Bioelectrochemical systems (BESs) are electrochemical cells that use microorganisms as the catalyst on one or both electrodes. The reactions occurring at the electrodes are catalyzed by microorganisms, while at the same time electrons are transferred from the oxidized substrate to the anode, or electrons are accepted from the cathode for a reduction reaction. BES has been deemed as an attractive treatment method due to continuous nutrient enrichment and energy recovery as electricity (microbial fuel cell, MFC, Fig.1) or value-added products such as hydrogen gas (microbial electrolysis cell, MEC, Fig. 2). Alternatively, BES system can be applied in desalination, known as microbial desalination cell (MDC), by inserting a third chamber made from ion exchange membrane between anode and cathode (Fig. 3).


Figure 1. Glucose serves as an example fuel. a | An indirect microbial fuel cell. A fermentative microorganism converts glucose to an end product, hydrogen, which can abiotically react with the anode to produce electrons and protons. This process only partially recovers the electrons available in the organic fuel as electricity, and results in the accumulation of organic products in the anode chamber. b | A mediator-driven microbial fuel cell. An electron-shuttling mediator accepts electrons from reduced cell constituents and abiotically transfers the electrons to the anode. The reoxidized mediator can then undergo repeated cycles of reduction and oxidation. In most instances, the cells that have been used in such fuel cells only incompletely oxidize their organic fuels as shown. c | The oxidation of glucose to carbon dioxide with direct electron transfer to the electrode surface. Glucose is taken into the cell and oxidized to carbon dioxide by typical central metabolic pathways, such as the tricarboxylic acid (TCA) cycle. Electrons derived from glucose oxidation are transferred across the inner membrane, periplasm, and outer membrane through electron transport proteins, such as c-type cytochromes. In this example, the system is illustrated with an air cathode rather than a cathode submerged in water. d | A two-chambered microbial fuel cell. This system is not optimized for maximum power production but is convenient for microbiological studies. Click on the figure to find out the original source.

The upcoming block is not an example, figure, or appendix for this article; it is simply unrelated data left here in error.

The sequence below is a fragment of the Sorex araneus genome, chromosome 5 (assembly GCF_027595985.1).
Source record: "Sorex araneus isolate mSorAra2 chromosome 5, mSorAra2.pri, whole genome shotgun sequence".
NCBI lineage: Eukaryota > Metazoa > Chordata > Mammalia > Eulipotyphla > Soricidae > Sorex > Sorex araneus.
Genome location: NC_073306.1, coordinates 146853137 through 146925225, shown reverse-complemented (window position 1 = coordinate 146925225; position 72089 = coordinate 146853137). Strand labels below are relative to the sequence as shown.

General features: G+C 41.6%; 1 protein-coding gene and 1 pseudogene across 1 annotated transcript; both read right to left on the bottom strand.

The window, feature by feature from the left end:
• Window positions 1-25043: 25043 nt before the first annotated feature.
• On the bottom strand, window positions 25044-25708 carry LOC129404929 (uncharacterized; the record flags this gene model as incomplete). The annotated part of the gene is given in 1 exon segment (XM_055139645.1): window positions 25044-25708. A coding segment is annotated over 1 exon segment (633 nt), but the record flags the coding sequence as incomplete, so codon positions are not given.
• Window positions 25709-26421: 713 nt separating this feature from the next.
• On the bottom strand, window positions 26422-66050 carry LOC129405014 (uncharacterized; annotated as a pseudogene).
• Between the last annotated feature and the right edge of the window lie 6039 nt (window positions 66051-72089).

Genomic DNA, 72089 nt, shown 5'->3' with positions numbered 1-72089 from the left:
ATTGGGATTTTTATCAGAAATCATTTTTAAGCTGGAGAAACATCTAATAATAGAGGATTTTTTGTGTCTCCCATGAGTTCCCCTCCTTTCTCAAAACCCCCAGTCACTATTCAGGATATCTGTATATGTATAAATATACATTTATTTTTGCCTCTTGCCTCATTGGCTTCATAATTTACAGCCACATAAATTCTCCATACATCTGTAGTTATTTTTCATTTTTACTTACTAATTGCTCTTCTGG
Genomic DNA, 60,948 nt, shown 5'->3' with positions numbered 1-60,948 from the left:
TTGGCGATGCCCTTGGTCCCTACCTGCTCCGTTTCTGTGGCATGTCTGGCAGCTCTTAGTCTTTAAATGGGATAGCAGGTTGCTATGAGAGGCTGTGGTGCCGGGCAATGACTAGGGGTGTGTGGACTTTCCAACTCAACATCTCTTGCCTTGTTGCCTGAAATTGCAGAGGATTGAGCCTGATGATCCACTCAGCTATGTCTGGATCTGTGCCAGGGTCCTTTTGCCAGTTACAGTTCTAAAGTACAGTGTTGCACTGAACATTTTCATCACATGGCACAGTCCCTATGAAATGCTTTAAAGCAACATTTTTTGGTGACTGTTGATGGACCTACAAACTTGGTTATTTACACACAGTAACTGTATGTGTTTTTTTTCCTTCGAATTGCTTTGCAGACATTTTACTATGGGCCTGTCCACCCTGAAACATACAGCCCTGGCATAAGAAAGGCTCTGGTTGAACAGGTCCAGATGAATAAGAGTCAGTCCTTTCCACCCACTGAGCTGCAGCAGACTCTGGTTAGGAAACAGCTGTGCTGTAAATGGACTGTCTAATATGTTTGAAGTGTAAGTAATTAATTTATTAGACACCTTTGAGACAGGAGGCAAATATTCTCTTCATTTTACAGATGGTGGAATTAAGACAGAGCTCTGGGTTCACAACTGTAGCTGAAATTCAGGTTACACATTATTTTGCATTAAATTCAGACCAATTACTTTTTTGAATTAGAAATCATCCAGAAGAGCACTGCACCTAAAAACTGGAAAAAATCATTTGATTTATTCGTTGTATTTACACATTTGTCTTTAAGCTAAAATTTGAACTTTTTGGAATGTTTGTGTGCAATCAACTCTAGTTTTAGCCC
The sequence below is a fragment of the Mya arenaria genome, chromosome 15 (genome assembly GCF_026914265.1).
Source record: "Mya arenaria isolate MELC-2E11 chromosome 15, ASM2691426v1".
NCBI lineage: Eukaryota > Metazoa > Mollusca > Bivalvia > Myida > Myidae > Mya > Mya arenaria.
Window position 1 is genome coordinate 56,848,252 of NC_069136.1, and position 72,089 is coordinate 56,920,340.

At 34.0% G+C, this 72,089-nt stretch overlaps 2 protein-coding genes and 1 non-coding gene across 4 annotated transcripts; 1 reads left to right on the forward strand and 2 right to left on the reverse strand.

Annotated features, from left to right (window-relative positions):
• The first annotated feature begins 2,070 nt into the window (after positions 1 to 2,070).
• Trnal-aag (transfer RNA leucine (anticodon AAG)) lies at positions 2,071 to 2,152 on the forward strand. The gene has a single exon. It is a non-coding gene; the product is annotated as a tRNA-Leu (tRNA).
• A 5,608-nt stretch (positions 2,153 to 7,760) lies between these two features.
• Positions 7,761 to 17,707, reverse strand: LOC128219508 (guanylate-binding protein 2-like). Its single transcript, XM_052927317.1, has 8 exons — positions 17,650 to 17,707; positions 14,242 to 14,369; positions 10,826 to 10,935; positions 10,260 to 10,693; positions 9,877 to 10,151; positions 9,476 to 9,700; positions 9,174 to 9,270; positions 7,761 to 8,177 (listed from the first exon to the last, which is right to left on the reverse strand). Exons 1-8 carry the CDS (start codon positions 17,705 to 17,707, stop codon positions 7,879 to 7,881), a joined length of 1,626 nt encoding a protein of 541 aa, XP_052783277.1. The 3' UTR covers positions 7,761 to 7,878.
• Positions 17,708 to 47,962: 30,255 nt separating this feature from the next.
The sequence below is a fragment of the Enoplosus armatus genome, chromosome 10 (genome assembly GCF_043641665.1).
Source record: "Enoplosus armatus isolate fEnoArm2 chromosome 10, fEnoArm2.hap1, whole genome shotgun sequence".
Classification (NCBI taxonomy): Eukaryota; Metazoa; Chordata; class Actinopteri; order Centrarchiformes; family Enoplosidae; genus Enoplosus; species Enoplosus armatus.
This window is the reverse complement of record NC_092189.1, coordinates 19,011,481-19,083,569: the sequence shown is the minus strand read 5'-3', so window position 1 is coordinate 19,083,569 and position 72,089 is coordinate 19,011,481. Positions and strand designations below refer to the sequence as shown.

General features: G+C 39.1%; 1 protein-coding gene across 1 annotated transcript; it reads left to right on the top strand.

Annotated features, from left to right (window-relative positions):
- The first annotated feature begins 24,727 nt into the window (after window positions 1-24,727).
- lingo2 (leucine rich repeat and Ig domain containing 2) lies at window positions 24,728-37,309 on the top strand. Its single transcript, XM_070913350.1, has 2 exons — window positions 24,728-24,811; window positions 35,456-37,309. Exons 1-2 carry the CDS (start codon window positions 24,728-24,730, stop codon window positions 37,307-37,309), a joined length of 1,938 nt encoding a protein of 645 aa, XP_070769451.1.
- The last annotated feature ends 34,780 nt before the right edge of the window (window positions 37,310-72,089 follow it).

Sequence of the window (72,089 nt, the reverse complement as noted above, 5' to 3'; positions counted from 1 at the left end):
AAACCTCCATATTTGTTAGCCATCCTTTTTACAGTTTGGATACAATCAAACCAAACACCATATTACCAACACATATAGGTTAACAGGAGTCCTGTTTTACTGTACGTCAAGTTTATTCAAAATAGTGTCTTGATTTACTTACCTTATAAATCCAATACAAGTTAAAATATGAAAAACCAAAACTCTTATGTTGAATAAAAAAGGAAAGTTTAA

Figure 2. The schematic and potential application of microbial electrolysis cell. Click on the figure to find out the original source.


Figure 3. A general schematic of MDC for saline water desalination purpose. Click on the figure to find out the original source.